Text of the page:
A popular question to ask a child is, “What are you going to be when you grow up?” Most children give a response. They have an image, an idea, a dream of what the future might hold for them.
St. Joseph had his future planned. He was a carpenter with a good financial income. No doubt that negotiations had taken place for him to take Mary as his wife. As was the custom, Mary was considerably younger so that she would have the strength to help Joseph and to give him a lot of children. They might never have met, certainly not alone. But they knew of each other. Marriages were arranged between the parents, elders, the matchmaker. When all agreed, the engagement was announced. A canopy was prepared, and the couple stood before a rabbi to pledge their lives to each other in the presence of God. The marriage covenant resembled the Covenant of God with His people. The groom smashed a glass, symbolic of her gift of virginity to him. And then the party would begin, usually lasting several days. Indeed, the celebration of a marriage was a family affair—a time for the whole community to have fun. There was no such thing as a private wedding! Everything was planned for Joseph and Mary: rabbi, canopy, party. But all of a sudden Mary sent word to Joseph that she was pregnant. The news destroyed all the plans that Joseph had. He knew the law. Mary was to be put death. However, Joseph was kind. He decided just to call off the wedding and to allow her to live. Such was his intention. But God had other plans.
God’s plans are usually different from ours. The news of an unplanned pregnancy is not always welcomed. However, consider what happened to Joseph and Mary. Their lives changed for the better. We acknowledge them as saints who trusted in God. They were the agents through which salvation came into the world. Their lives were interrupted but the result was life-giving grace. Although Joseph and Mary might have experienced bad times, trials, rejection—they never changed their “Yes” to God. There was no internet, yet the gossip connection was intact. Word spread and everyone knew that Mary’s son was conceived before she was married. As an adult Jesus tolerated the pointing of the fingers and the whispers and the rude remarks. Lowering our prejudice is not easy. We have high expectations, especially of our family. If they do not live up to our expectations, we tend to distance ourselves. The birth of Jesus came as a surprise to His family. God set the tone from the beginning—Jesus did not come to meet our expectations.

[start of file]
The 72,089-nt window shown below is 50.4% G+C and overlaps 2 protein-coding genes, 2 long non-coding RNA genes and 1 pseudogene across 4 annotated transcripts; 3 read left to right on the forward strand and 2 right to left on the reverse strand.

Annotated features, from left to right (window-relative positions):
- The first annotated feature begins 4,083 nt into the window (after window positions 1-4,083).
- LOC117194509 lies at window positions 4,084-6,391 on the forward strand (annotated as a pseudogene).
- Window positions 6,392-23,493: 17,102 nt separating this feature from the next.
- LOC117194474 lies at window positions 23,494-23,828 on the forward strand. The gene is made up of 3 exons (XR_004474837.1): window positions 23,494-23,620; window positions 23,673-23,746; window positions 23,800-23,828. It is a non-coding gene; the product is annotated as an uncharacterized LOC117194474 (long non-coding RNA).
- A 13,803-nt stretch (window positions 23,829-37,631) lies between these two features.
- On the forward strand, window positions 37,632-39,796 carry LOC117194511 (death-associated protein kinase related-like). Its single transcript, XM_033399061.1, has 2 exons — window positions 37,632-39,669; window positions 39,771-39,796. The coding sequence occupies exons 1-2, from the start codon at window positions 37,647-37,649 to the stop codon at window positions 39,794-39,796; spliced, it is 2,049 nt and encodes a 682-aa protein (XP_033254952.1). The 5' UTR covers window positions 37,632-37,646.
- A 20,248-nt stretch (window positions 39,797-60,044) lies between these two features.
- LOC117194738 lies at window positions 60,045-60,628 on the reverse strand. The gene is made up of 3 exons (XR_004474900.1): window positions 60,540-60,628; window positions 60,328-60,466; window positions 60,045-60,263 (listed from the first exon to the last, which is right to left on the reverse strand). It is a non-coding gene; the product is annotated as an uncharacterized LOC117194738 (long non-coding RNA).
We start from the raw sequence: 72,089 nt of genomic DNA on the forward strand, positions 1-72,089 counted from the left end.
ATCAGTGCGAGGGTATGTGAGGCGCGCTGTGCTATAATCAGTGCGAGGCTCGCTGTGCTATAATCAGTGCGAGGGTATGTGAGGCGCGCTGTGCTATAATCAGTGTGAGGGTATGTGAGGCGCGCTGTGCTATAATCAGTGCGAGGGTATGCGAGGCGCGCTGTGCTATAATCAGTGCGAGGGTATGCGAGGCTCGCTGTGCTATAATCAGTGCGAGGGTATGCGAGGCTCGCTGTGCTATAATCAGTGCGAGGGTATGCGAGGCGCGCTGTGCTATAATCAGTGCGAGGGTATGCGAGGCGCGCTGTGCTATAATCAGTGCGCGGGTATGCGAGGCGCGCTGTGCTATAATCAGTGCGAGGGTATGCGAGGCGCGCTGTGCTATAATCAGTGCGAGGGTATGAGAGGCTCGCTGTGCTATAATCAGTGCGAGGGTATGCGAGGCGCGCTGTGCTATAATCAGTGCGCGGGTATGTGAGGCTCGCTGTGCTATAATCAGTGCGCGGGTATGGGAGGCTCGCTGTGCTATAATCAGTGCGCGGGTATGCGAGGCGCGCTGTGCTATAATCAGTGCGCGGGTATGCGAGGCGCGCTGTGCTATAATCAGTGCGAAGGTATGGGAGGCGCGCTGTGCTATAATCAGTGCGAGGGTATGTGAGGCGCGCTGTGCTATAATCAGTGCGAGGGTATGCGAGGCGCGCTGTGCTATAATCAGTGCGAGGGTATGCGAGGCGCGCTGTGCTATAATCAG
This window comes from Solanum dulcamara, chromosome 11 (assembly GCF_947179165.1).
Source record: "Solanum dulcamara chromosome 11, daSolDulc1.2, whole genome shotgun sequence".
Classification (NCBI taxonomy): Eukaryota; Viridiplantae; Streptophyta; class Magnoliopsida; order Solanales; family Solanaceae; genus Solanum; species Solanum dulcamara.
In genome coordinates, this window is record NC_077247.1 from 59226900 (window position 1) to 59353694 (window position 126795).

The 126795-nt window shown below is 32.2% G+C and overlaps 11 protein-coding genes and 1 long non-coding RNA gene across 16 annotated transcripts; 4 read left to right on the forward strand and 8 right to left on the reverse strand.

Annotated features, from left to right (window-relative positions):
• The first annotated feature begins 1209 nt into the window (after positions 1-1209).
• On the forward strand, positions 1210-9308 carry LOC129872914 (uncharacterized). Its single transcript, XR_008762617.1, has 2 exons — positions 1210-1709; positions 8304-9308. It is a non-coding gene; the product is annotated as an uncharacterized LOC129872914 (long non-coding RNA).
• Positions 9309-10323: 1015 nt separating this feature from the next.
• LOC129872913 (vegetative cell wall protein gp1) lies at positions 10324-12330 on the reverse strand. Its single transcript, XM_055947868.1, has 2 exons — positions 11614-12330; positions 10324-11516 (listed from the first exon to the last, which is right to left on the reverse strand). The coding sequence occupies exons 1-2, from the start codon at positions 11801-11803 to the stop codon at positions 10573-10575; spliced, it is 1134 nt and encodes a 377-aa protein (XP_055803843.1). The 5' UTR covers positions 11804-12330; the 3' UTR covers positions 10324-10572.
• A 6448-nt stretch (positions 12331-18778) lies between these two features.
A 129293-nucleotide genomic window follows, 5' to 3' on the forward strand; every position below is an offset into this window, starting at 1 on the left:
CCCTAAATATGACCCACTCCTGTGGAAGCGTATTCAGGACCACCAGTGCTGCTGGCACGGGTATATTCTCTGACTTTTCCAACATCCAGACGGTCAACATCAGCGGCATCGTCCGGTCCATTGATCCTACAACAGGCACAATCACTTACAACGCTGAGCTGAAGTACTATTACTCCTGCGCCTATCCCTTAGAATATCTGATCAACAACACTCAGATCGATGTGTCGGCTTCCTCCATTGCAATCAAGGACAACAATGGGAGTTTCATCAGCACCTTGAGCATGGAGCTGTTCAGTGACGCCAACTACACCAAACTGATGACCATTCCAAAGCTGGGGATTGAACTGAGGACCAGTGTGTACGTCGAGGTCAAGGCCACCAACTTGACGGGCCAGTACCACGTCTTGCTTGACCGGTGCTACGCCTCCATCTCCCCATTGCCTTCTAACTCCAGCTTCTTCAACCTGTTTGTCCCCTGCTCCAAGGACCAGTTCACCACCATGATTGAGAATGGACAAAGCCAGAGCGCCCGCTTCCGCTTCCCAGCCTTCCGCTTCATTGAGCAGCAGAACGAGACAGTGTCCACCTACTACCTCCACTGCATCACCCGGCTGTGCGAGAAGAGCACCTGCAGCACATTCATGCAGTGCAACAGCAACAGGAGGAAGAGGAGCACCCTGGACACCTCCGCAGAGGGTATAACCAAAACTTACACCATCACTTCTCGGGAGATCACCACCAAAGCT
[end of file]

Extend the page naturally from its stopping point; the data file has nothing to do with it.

We continue to expect God to do what we want. Devices give us the illusion that we are in control. While God continues to surprise us. If we trust like Joseph and Mary the surprises will bring happiness, even when they appear to be negative. If we desire only to control, we will be disappointed. True love is best shown when we can respect others, when we can see the beauty of diversity, if we can trust the unexpected. God is never far away. He is in the middle of the surprises. Reflect on all the interruptions of the past—some good—some not so good. Yet, when we trusted, everything helped us to grow closer to God. There is no GPS to find our way to happiness. However, we have the promise of Christ. We have His presence in the Eucharist. We trip, we fall, but we get up and start again. Our greatest obstacle is when we doubt our goodness. God calls us. God loves us for who we are, despite our faults. He chooses in the same way that He chose Joseph and Mary. We are now part of the plan—wrapped up in the mystery of the Incarnation. The story continues. God is looking for souls who are willing to trust—willing to believe in their goodness. There are no perfect people. We are being perfected, even when we sin.
The angels bring the message. “Do not be afraid. Do not doubt. God is calling us to give Him flesh and bone—to love each other as we are loved.”